There was no argument there. I climbed up into the cock-pit and made ready to go. He emptied the Thompson gun at the dark line now halfway across the channel, then dropped it to the sand and ran round to the front of the machine.
“Ready,” he yelled.
I nodded and wound the starting magneto. He heaved on the propeller. The engine roared into life. Hannah jumped to one side.
I leaned out of the cockpit. “The wing,” I cried. “Get on the wing.”
He waved, ducked under the lower port wing and flung him-self across it, grasping the leading edge with his gloved hands. There was a chance, just a chance that it might work.
I thrust the throttle open and started down the sandbank as the first of the Huna came up out of the water. Fifty or sixty yards and I had the tail up, but that was going to be all for the drag from his body was too much to take. I knew it and so did he – he was too good a pilot not to.
One moment he was there, the next he had gone, releasing his grip on the leading edge, sliding back to the sand. The Bristol seemed to leap forward, I pulled the stick back and we lifted off.
I had time for one quick glance over my shoulder. He had got to his feet, was standing, feet apart facing them, firing his automatic coolly.
And then the dark wave rolled over him like the tide cover-ing the shore.
“Thecomandante will not keep you waiting long, senhor. Please to be seated. A cigarette, perhaps?”
The sergeant was very obviously putting himself out con-siderably on my behalf so I met him halfway and accepted the cigarette.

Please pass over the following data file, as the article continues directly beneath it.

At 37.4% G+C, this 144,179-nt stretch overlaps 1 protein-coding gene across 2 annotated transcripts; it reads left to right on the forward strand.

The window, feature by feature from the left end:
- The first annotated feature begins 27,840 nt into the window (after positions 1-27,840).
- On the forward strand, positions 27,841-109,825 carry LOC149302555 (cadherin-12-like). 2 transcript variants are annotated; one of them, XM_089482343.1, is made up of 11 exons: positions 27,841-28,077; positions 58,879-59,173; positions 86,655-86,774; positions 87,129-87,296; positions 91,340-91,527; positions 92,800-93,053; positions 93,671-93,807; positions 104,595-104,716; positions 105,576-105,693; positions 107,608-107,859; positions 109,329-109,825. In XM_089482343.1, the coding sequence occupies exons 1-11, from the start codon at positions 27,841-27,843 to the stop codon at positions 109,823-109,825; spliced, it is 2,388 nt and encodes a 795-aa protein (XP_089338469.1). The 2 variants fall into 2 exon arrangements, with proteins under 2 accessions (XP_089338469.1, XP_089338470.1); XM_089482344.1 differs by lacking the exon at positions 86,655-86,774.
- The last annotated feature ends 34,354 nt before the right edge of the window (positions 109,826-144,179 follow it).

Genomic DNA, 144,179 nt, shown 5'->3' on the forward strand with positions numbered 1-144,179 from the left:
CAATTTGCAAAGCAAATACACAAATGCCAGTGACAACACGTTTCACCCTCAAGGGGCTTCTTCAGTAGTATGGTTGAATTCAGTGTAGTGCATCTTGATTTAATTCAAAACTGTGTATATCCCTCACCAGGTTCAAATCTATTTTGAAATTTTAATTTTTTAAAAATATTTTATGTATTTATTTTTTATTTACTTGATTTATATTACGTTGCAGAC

So, once again I found myself outside thecomandante’s office in Manaus and for one wild and uncertain moment, I wondered if it was then or now and whether anything had really happened.
A fly buzzed in the quiet, there were voices. The door opened and thecomandante ushered Sister Maria Teresa out. She was conventionally attired again in a habit of tropical white, ob-tained as I understoodit, from some local nuns of another Order.
Her smile faded slightly at the sight of me. Thecomandante shook hands formally. “Entirely at your service, as always, Sister.”
She murmured something and went out. He turned to me beaming, the hand outstretched again. “My dear Senhor Mallory, so sorry to have kept you waiting.”
“That’s all right,” I said. “My boat doesn’t leave for an hour.”
He gave me a seat, offered me a cigar which I refused, then sat down himself behind the desk. “I have your passport and travel permit ready for you. All is in order. I also have two letters, both a long time in arriving, I fear.” He pushed every-thing across to me in a little pile. “I was not aware that you held a commission in your Royal Air Force.”
“Just in the Reserve,” I said. “There’s a difference.”
“Not for much longer, my friend, if the newspapers have it right.”
I put the passport and travel permit in my breast pocket and examined the letters, both of which had been originally posted to my old address in Lima. One was from my father and mother, I knew by the writing. The other was from the Air Ministry and referred to me as Pilot Officer N. G. Malory. They could wait, both of them.
Thecomandante said, “So, you go home to England at last and Senhor Sterne also. I understand his visa has come through”
There was a slight pause and he was obviously somewhat embarrassed as if not quite knowing what to say next. So he did the obvious thing, jumped up and came round the desk.
“Well, I must not detain you.”
We moved to the door, he opened it and held out his hand. As I took it, his smile faded. It was as if he had decided it was necessary to make some comment and perhaps, for him, it was.
He said, ‘In spite of everything, I am proud to have been his friend. He was a brave man. We must remember him as he was at the end, not by what went before.’